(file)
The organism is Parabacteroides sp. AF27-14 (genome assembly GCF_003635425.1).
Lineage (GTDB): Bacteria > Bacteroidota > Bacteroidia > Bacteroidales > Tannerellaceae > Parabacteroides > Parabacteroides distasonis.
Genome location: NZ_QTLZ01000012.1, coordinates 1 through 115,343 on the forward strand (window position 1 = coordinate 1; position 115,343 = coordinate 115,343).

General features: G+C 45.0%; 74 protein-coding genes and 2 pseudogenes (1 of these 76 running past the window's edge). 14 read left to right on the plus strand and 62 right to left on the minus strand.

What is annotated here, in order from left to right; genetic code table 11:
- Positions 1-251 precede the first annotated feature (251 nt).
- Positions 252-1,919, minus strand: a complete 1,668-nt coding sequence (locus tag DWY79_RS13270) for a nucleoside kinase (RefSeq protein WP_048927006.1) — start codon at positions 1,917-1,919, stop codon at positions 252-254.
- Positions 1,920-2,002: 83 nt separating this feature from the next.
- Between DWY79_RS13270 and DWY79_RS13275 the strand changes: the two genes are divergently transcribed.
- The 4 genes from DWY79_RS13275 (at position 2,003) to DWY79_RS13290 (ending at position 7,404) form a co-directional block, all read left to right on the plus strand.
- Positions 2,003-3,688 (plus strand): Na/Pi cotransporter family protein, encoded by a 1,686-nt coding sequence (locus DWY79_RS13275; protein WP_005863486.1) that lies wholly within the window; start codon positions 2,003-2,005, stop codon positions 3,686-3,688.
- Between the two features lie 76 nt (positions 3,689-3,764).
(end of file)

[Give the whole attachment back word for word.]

The organism is Parabacteroides sp. AF27-14 (genome assembly GCF_003635425.1).
Lineage (GTDB): Bacteria > Bacteroidota > Bacteroidia > Bacteroidales > Tannerellaceae > Parabacteroides > Parabacteroides distasonis.
Genome location: NZ_QTLZ01000012.1, coordinates 1 through 115,343 on the forward strand (window position 1 = coordinate 1; position 115,343 = coordinate 115,343).

General features: G+C 45.0%; 74 protein-coding genes and 2 pseudogenes (1 of these 76 running past the window's edge). 14 read left to right on the plus strand and 62 right to left on the minus strand.

What is annotated here, in order from left to right; genetic code table 11:
- Positions 1-251 precede the first annotated feature (251 nt).
- Positions 252-1,919, minus strand: a complete 1,668-nt coding sequence (locus tag DWY79_RS13270) for a nucleoside kinase (RefSeq protein WP_048927006.1) — start codon at positions 1,917-1,919, stop codon at positions 252-254.
- Positions 1,920-2,002: 83 nt separating this feature from the next.
- Between DWY79_RS13270 and DWY79_RS13275 the strand changes: the two genes are divergently transcribed.
- The 4 genes from DWY79_RS13275 (at position 2,003) to DWY79_RS13290 (ending at position 7,404) form a co-directional block, all read left to right on the plus strand.
- Positions 2,003-3,688 (plus strand): Na/Pi cotransporter family protein, encoded by a 1,686-nt coding sequence (locus DWY79_RS13275; protein WP_005863486.1) that lies wholly within the window; start codon positions 2,003-2,005, stop codon positions 3,686-3,688.
- Between the two features lie 76 nt (positions 3,689-3,764).